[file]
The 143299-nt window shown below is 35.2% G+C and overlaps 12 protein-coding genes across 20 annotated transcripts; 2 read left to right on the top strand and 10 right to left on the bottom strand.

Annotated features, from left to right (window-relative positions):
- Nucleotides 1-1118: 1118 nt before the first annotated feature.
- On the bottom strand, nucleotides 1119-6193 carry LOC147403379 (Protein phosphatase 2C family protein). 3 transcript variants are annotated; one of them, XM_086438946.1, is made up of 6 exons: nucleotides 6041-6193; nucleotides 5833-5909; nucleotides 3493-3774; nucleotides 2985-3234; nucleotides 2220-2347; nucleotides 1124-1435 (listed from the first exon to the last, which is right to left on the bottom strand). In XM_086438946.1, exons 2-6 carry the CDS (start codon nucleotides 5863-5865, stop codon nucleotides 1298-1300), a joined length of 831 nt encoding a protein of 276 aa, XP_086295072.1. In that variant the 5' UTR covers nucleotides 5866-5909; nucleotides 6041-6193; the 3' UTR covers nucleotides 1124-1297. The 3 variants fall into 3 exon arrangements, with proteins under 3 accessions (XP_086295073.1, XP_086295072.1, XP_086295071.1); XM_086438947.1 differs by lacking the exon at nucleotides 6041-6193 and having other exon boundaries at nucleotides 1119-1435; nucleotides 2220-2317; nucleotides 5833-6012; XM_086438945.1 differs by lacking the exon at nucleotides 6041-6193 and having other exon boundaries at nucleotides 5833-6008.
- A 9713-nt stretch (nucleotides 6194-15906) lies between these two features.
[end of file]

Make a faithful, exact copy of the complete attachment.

The 143299-nt window shown below is 35.2% G+C and overlaps 12 protein-coding genes across 20 annotated transcripts; 2 read left to right on the top strand and 10 right to left on the bottom strand.

Annotated features, from left to right (window-relative positions):
- Nucleotides 1-1118: 1118 nt before the first annotated feature.
- On the bottom strand, nucleotides 1119-6193 carry LOC147403379 (Protein phosphatase 2C family protein). 3 transcript variants are annotated; one of them, XM_086438946.1, is made up of 6 exons: nucleotides 6041-6193; nucleotides 5833-5909; nucleotides 3493-3774; nucleotides 2985-3234; nucleotides 2220-2347; nucleotides 1124-1435 (listed from the first exon to the last, which is right to left on the bottom strand). In XM_086438946.1, exons 2-6 carry the CDS (start codon nucleotides 5863-5865, stop codon nucleotides 1298-1300), a joined length of 831 nt encoding a protein of 276 aa, XP_086295072.1. In that variant the 5' UTR covers nucleotides 5866-5909; nucleotides 6041-6193; the 3' UTR covers nucleotides 1124-1297. The 3 variants fall into 3 exon arrangements, with proteins under 3 accessions (XP_086295073.1, XP_086295072.1, XP_086295071.1); XM_086438947.1 differs by lacking the exon at nucleotides 6041-6193 and having other exon boundaries at nucleotides 1119-1435; nucleotides 2220-2317; nucleotides 5833-6012; XM_086438945.1 differs by lacking the exon at nucleotides 6041-6193 and having other exon boundaries at nucleotides 5833-6008.
- A 9713-nt stretch (nucleotides 6194-15906) lies between these two features.